The computer-aided design and 3D-printed biscuits’ images are depicted in Fig. 1A,B, respectively. The 3D-printed biscuits were typically observed to replicate the virtual model, with no compressed deformation and fewer defect points. Although the traditional and 3D-printed biscuits were prepared using the same ingredients, visual comparisons (Fig. 1B,C) revealed that the 3D-printed biscuits showed considerable distinction in terms of consistent structural appearance and color intensities. The desirable characteristics of the 3D-printed biscuits may enhance the acceptability of snack foods and reinvent locally prepared meals as trendy, sustainable, and functional foods.

### Color profile and browning index of the traditional and 3D-printed biscuits

Tables 2 and 3 summarize the color profile and browning index of the raw, cowpea sourdough, quinoa malt whole- and multigrain biscuits. The traditional and 3D-printed snacks’ surfaces (a) top view and (b) bottom view were examined for the color test. The result revealed that the top and bottom views of the snacks had similar trends of color intensities. This observation may suggest that the baking doughs were evenly cooked. Significant differences (p ≤ 0.05) in the color parameters of the snacks with different flour formulations were also noted. The biscuits’ color differences were in harmony with the distinct appearances of their based-flours reported in an earlier investigation12. It is worthy to note that the cowpea sourdough and malted quinoa flours-based bioprocesses (fermentation and malting) involve the hydrolysis of major polymer components (protein and starch) into probably elevated concentrations of monomers such as amino acids and reducing sugars13,16. These derived bioproducts might have contributed to a more profound caramelization and Maillard reactions during the baking of the snacks, especially in malted quinoa snacks13,17. Furthermore, the visual differences of the same snack formulations (especially between cowpea sourdough and its composite snacks) differed by preparation mode (Fig. 1B,C) can be ascribed to the smooth-like surface induced by manual dough kneading and deposited strands of dough stacked in layers through 3D-printing6.

Among the traditional snacks, the top and bottom views of the quinoa malt snack had the highest lightness (63.08 and 62.46), yellowness (20.47 and 20.60), and browning index (45.88 and 47.56), respectively. Correspondingly, the 3D-printed malted quinoa snack displayed similar trends of lightness (61.94 and 62.01), yellowness (17.41 and 17.52), and browning index (38.84 and 39.22). By contrast, the traditional and 3D-printed snacks containing cowpea sourdough indicated the highest redness (8.12/8.22 and 7.35/7.60, respectively) and color space difference (4.88–6.31 and 8.72–9.95, respectively) values compared with the raw and quinoa malt snacks. The highest lightness and yellowness recorded for quinoa malt snacks reflect their respective intensities in the raw quinoa snacks. The observed redness increase (4.22–8.22 and 4.54–7.60) in the cowpea sourdough snacks, which influenced higher color difference values, could be ascribed to the higher protein content of the snacks that enhanced the Maillard reaction18. Interestingly, the multigrain snacks comprising cowpea sourdough and quinoa malt might have shown a better ratio of reducing sugars to amino compounds and thus facilitated improved a* through caramelization and Maillard reactions and inconsistent increases and decreases in the lightness and yellowness of the snacks17.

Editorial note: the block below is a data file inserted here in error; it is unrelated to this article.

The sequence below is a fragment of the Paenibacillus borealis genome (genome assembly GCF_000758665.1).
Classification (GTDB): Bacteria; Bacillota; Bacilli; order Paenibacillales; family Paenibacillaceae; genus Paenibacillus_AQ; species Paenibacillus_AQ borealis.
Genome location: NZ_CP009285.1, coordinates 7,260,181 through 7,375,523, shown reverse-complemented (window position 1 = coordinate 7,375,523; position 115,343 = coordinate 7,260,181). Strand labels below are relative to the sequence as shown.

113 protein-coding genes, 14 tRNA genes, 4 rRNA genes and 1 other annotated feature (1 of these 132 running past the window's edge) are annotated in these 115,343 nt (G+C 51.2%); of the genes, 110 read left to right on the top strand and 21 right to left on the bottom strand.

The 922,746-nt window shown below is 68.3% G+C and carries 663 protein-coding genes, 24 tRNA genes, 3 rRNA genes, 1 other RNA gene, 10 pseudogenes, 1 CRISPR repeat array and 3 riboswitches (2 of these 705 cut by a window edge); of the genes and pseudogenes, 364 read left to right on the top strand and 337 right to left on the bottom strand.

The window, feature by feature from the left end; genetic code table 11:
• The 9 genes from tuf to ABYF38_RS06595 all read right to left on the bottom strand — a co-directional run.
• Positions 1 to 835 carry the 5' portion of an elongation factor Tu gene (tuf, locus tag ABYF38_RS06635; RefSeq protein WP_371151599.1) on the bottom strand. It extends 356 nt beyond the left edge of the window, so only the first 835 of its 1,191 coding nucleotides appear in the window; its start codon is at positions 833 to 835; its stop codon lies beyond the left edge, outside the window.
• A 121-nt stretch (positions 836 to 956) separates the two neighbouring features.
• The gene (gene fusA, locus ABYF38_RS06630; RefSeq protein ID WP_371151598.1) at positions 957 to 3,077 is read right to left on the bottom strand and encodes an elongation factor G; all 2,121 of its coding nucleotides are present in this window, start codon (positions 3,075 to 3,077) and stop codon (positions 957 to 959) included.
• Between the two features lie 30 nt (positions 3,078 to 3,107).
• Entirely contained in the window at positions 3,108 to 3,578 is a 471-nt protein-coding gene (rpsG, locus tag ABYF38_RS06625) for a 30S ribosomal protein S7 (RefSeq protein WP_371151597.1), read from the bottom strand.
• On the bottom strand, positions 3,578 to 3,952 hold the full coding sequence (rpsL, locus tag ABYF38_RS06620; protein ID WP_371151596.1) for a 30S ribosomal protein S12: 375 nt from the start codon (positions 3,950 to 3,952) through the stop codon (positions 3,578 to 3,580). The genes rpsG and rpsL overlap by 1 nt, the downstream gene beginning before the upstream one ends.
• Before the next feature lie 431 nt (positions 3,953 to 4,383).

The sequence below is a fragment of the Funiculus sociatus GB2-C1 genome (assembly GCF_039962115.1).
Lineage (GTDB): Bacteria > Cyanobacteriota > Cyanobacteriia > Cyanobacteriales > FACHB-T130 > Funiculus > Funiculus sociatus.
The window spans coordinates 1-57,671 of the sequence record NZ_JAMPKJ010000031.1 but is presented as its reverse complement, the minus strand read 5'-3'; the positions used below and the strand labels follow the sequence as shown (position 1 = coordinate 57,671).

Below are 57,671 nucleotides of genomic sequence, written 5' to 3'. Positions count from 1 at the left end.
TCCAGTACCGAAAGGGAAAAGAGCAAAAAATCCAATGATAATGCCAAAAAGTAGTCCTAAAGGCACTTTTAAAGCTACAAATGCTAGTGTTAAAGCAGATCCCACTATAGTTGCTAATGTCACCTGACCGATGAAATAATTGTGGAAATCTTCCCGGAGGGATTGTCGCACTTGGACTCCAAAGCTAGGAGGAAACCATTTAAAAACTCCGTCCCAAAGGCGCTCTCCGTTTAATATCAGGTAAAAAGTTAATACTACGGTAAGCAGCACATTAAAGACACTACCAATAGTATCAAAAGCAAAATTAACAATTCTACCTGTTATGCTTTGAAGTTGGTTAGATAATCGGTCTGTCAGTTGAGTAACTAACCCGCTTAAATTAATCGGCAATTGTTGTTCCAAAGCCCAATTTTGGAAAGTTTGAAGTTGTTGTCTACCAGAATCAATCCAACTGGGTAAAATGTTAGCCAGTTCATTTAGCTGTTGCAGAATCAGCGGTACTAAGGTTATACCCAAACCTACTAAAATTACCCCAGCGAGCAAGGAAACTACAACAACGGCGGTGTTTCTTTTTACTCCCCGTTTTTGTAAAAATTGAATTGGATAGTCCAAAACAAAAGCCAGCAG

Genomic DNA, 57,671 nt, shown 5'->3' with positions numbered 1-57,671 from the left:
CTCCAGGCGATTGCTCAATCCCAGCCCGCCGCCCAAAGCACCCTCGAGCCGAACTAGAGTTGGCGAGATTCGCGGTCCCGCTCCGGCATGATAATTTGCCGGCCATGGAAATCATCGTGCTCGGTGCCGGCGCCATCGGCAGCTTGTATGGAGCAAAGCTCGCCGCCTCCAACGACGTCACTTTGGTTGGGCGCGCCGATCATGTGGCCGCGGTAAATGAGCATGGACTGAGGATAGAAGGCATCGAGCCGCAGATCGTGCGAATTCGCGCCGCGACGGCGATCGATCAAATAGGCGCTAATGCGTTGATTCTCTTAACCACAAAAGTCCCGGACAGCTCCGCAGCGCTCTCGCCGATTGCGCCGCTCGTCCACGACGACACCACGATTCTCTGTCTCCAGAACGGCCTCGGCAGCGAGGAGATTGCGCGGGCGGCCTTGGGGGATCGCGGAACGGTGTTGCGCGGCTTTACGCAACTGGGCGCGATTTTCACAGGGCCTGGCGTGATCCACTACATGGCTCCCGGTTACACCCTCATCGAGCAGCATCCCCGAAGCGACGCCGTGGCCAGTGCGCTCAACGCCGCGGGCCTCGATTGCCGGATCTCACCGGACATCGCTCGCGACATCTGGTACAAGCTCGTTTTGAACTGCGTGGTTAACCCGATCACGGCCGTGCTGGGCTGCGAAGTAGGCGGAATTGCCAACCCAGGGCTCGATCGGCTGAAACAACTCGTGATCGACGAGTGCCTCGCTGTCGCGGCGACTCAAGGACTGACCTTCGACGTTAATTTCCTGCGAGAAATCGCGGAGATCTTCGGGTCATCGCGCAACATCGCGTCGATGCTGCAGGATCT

The increased redness level noted for the traditional and 3D-printed cowpea sourdough snacks would have been expected to reflect in the browning index (26.93/25.96 and 22.82/23.76, respectively) of the snacks. However, the overall low browning index of cowpea sourdough snacks may plausibly be due to the high acidity level of cowpea sourdough flour12, resulting in a deleterious effect on its nucleophilicity. The nucleophilic attack of the primary amino group of a nitrogen-based compound on the carbonyl group is required to trigger the Maillard reaction19. Amaya-Farfan and Rodriguez-Amaya19 highlighted that protonated amino groups (formed due to the pH drop of amino group isoelectric point below neutral pH 6–7) are not able to be involved in nucleophilic reactions. Therefore, a lower degree of the Maillard reaction (browning index) in cowpea sourdough snacks.

### Image analyses of the traditional and 3D-printed biscuits

The image analyses of the traditional and 3D-printed biscuits are reported in Tables 4, 5, 6 and 7. The data relates the link between processing mode variations and the corresponding effects on the resultant traditional and 3D-printed biscuits’ structural features. The crumb structure (interior part of the biscuits) essentially comprises the fluid phase (air cells or pores) and solid phase (cell wall)20,21. The air cells span a wide range of microns within the crumb20. The estimated biscuits’ cellular and physical characteristics are broadly grouped into cell size (area of cells, average cell area, cell diameter, cell volume, and wall thickness), cell elongation (average cell elongation), and the biscuit shape (total concavity). The cell size and elongation describe the cell information in terms of cell area, average cell elongation, cell diameter, cell volume, and wall thickness within the crumb. The biscuits shape is represented as the total concavity extent of the biscuits.